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Brian Ward

Elie might be viewed as a little eccentric by some, after all it's not often you play a course with just two par-3's and sixteen par-4's. Any concerns about the lack of variety when first viewing the scorecard are soon dispelled Elie Golf Course - Photo by reviewer however as there are so many wonderful par-4's scattered throughout the round.

Uphill, downhill, blind, some driveable and others brutally long, all adds up to one of the most enjoyable rounds of golf imaginable. As interesting as the other holes undoubtedly are, I particularly enjoyed the run from 10-13 which are situated along the coastline, the 13th with a raised green angled against play and perched at the bottom of a cliff, possibly being my favourite.

Elie Golf Course - Photo by reviewer

Elie has a feel good factor that is difficult to quantify but the experience of playing away from town to the coast and then back in, like so many other old Scottish classics, creates its own special atmosphere. The clubhouse has had what appears to be a rather expensive refurb both inside and out, thankfully without taking away any of the old school charm. Brian W

September 10, 2017
5 / 6
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Ed Battye

There is something about Elie that puts you under a spell. It is a truly magical links that, after just one round, has won a place in my heart and mind forever.

If ever the phrase ‘less is more’ applied to a course it would be here at The Golf House Club, Elie in Fife. It’s a course that goes about its business in an unassuming manner, has many unique features and ultimately succeeds because of its brilliant use of the natural features of the land. The harmony between golf and nature is at its beautiful best here and a joy to experience.

The uniqueness begins before you even tee-off. That is if you are invited by the starter to peek through the submarine periscope in his office that not only ensures the group in front is out of the way, beyond the summit of the blind opening drive, but also a view of virtually the entire course and glimpses of gently undulating linksland.

The gradual falling approach to the 420-yard first is not easy to judge so early on in the round whilst neither is the superb skyline shot to the shorter second. Meanwhile, the third is as exquisite as it is simple; a downhill 200+ yarder that just begs the approach to be shaped and run in from the right.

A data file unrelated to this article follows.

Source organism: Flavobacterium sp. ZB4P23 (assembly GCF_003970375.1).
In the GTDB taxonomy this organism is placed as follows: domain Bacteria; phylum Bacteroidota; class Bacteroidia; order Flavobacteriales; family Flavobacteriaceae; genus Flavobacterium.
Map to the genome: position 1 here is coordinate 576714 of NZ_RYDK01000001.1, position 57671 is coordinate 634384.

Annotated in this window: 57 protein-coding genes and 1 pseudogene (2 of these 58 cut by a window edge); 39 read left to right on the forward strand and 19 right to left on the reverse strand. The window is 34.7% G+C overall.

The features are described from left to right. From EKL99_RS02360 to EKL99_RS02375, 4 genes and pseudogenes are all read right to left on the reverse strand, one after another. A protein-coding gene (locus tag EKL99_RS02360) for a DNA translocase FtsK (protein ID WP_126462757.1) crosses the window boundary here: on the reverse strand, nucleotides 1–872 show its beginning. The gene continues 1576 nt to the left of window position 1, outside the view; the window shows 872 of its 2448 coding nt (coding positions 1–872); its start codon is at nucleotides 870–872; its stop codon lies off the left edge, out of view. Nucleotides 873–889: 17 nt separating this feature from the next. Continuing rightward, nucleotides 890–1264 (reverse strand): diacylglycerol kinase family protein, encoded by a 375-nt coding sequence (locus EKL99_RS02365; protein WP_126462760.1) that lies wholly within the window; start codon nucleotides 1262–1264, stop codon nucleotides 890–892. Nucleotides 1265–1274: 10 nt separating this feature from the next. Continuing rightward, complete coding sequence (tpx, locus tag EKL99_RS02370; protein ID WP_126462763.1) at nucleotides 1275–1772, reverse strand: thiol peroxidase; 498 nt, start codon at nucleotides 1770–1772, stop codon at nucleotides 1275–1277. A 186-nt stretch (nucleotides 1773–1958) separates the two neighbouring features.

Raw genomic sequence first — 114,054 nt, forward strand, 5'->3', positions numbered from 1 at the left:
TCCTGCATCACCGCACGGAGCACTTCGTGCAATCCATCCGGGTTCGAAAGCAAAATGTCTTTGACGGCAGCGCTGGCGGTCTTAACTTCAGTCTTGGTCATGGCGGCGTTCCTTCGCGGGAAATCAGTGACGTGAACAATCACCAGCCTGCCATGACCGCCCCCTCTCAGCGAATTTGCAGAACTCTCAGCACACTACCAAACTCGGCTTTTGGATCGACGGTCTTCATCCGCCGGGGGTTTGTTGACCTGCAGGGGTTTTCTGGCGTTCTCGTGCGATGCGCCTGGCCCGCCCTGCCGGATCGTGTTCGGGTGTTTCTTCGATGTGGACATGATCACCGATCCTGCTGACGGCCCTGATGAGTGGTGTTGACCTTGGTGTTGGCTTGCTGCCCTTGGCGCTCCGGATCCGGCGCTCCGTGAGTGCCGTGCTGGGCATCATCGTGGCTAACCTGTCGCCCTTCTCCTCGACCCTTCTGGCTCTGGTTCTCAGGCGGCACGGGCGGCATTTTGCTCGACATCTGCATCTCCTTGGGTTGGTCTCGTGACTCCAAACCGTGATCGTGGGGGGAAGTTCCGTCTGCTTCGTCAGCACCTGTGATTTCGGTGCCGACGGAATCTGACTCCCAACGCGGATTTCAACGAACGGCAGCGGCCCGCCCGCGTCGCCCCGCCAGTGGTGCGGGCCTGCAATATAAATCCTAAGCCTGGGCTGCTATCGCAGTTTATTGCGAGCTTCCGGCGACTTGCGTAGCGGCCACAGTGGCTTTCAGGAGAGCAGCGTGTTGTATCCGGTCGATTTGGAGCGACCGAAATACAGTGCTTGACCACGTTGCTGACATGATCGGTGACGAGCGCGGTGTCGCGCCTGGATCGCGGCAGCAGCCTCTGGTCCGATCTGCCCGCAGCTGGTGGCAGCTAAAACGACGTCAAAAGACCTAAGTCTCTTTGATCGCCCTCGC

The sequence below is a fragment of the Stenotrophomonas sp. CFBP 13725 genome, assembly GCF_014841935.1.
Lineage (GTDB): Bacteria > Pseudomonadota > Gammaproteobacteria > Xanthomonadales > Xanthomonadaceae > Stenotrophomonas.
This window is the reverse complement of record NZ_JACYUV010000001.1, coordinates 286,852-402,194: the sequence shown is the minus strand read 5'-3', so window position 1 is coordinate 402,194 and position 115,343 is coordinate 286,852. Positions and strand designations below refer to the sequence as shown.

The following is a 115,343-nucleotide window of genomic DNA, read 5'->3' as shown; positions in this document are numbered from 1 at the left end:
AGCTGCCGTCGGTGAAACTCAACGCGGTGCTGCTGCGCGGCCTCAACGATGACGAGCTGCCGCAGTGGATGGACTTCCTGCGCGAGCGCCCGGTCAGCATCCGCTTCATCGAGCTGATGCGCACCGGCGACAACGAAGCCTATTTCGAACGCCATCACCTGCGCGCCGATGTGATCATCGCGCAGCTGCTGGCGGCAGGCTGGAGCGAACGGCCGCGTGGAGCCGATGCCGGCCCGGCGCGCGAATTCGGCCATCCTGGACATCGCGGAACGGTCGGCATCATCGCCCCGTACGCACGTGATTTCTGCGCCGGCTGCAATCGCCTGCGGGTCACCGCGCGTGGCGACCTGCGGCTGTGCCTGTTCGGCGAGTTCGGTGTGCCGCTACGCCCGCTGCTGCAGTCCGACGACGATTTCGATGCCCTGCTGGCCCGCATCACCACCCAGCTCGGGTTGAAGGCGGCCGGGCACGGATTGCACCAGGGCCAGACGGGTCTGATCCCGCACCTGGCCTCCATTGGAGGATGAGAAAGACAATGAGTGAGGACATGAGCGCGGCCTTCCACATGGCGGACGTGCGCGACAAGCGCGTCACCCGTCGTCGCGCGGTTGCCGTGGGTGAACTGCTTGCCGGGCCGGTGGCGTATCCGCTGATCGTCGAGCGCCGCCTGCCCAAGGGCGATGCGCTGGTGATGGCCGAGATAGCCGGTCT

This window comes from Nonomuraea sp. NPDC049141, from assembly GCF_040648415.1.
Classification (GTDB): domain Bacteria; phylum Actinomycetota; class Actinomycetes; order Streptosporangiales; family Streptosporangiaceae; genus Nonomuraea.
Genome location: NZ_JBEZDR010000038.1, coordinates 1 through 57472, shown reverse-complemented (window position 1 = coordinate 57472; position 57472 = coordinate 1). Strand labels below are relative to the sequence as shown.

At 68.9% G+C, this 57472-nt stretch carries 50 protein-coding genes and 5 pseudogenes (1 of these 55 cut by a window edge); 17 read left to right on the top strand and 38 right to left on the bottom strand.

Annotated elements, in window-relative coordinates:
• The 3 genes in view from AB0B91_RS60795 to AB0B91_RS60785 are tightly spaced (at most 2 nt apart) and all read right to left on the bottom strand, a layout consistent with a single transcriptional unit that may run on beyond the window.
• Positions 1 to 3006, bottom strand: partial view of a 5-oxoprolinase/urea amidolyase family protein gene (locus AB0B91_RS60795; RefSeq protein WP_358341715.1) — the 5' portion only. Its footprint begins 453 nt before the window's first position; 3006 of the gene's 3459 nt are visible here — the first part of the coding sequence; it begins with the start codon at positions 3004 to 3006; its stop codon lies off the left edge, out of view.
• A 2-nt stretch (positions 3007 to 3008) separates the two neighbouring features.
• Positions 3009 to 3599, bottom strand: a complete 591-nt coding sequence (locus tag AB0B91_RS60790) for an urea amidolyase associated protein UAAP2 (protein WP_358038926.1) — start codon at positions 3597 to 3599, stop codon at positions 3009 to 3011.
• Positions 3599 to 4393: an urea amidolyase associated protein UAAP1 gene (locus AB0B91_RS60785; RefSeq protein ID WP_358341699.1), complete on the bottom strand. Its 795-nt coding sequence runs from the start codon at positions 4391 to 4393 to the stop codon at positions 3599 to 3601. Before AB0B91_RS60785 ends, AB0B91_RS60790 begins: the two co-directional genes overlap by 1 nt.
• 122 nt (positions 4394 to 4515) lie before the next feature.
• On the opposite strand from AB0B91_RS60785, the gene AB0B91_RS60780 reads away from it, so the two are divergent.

From here you cross a narrow lane to a section of the course that houses the remainder of the holes save for the 18th which itself is a fitting closing hole to a joyous round of golf on this timeless links.

You will want to reflect on your round here, that is for sure. You will want to savour the delights it has produced, the variety it embodies and the joy its pure, undiluted golf has given. And it may not be until this point that you look at the scorecard and realise that you’ve played 16 par fours, just two par three’s and not a single par five. There is no other course that could pull this off.

The game has been played across this historic links since the 15th Century and given the superb setting it is little wonder the course is so highly regarded. I only wish there were more golf courses like Elie, although maybe the fact this type of course is so rare is what actually makes it so special.

Ed is the founder of Golf Empire – click the link to read his full review.

May 28, 2017
5 / 6
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Dan Hare

Elie was the last course we played on a recent trip in Scotland at the end of March, and in some ways the most pleasant surprise.

I had seen it from the village end previously when unable to get on and it seemed quite plain, but the course was in great running condition, and the holes had more variety than one would expect from looking at the yardage and card. The highlight are predictably the holes at the sea end of the course, but on the way out and back the golf was great fun and one always seemed to need an extra club than expected. Add in a very friendly staff (contrary to reputation) and an already nice club house currently undergoing significant refurbishment, and the surprisingly good value and quiet game was excellent and not to be missed amongst the more obvious Fife highlights.

April 12, 2017
5 / 6
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David Worley
This is a short course of 6273 yards and there are one or two quirky holes but it is lots of fun in true golf of the links variety. The starting hole is unique in that you hit blind over a hill but you cannot tee off until given the all clear by the starter who has the aid of a genuine World War II submarine periscope.

From the 6th hole you are closer to the sea although there is no real dune land here. The 10th is a short par four of 288 yards to a hidden green near the sea and down a steeply sloping fairway. If you don’t quite get your drive to the downslope then you have a very delicate pitch in order not to run through the green.

‘Sea Hole’, the short 11th is only 131 yards but beware if the flag is left of centre. If you are only a few feet left of this green you ball will be heading down the bank to the beach. The demanding 466-yard par four 12th is a wonderful hole which doglegs left along the seashore. There is more room than you think if you drive right of centre.

The run home is all par fours with the 17th providing the first views again of the clubhouse. The finishing hole is a medium length par four with a very well bunkered fairway that contains a swale which seems to always kick the ball to the right. A straight drive that avoids these hazards will leave just a short iron to the green.